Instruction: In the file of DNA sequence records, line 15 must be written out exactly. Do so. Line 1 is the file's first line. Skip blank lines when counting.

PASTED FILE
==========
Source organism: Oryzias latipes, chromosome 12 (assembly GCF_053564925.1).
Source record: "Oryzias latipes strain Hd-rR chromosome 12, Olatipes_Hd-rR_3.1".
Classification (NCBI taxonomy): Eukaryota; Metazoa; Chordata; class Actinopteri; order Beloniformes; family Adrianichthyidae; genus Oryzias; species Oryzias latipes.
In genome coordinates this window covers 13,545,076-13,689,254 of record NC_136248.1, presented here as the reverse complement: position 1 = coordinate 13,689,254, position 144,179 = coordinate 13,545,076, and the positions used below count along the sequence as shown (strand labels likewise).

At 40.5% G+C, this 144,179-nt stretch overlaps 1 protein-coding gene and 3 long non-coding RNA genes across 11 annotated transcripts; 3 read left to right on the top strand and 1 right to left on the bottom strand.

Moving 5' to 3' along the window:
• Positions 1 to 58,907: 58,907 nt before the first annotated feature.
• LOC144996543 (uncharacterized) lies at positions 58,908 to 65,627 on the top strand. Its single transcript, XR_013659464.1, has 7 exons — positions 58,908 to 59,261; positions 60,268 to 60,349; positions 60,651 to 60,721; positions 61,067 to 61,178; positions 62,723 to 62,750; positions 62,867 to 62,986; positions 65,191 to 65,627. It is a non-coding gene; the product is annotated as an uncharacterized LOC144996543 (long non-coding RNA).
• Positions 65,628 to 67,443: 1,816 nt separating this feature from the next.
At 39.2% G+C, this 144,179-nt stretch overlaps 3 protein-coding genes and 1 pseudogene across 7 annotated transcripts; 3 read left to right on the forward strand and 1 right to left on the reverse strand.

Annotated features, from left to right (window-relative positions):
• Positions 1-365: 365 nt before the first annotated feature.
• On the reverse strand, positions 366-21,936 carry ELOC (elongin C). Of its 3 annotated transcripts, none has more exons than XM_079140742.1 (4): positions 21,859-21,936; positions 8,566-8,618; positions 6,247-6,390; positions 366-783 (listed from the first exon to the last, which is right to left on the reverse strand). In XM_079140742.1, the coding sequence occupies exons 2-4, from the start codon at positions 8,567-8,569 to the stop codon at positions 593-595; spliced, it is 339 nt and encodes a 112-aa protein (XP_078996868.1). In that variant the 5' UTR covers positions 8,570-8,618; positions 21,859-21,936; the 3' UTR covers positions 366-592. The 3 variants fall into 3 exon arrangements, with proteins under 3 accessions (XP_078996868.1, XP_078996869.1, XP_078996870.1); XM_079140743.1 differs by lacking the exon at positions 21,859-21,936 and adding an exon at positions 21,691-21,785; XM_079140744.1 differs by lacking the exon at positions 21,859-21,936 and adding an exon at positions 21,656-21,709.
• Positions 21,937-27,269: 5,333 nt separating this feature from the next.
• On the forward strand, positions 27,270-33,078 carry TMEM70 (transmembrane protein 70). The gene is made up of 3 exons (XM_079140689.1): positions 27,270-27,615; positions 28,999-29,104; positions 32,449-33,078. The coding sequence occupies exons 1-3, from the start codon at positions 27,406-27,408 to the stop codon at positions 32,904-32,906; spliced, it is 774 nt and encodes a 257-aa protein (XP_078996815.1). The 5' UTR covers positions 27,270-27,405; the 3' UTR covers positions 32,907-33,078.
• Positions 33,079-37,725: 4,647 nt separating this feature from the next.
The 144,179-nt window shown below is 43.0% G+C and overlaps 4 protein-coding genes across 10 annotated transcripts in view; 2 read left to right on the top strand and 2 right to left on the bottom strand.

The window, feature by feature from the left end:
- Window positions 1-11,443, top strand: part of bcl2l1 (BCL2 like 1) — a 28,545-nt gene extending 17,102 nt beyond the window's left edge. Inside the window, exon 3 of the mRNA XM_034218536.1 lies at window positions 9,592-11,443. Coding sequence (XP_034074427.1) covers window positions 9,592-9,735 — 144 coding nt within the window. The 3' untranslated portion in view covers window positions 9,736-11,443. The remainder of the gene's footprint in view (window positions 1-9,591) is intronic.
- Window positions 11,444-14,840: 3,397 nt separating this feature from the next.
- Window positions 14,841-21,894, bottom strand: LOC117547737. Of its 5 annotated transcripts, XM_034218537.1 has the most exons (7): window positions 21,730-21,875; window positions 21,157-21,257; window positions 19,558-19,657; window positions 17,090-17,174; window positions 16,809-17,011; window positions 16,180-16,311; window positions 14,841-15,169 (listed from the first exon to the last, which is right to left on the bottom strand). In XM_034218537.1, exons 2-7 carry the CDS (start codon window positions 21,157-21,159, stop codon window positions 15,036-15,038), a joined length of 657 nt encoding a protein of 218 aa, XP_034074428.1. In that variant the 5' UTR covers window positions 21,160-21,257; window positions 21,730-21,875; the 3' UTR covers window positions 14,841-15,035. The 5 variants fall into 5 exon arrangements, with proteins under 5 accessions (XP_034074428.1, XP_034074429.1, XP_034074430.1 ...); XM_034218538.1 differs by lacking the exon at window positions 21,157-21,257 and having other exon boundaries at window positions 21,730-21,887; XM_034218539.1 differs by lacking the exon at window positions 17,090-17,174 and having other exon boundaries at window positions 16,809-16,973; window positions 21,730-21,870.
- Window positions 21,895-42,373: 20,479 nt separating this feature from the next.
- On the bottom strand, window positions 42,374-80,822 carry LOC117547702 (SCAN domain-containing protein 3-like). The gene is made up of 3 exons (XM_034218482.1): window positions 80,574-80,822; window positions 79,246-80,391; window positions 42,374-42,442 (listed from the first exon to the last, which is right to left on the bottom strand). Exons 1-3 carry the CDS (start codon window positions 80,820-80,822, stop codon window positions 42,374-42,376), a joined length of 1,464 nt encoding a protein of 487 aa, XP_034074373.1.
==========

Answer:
• On the forward strand, positions 27,270-33,078 carry TMEM70 (transmembrane protein 70). The gene is made up of 3 exons (XM_079140689.1): positions 27,270-27,615; positions 28,999-29,104; positions 32,449-33,078. The coding sequence occupies exons 1-3, from the start codon at positions 27,406-27,408 to the stop codon at positions 32,904-32,906; spliced, it is 774 nt and encodes a 257-aa protein (XP_078996815.1). The 5' UTR covers positions 27,270-27,405; the 3' UTR covers positions 32,907-33,078.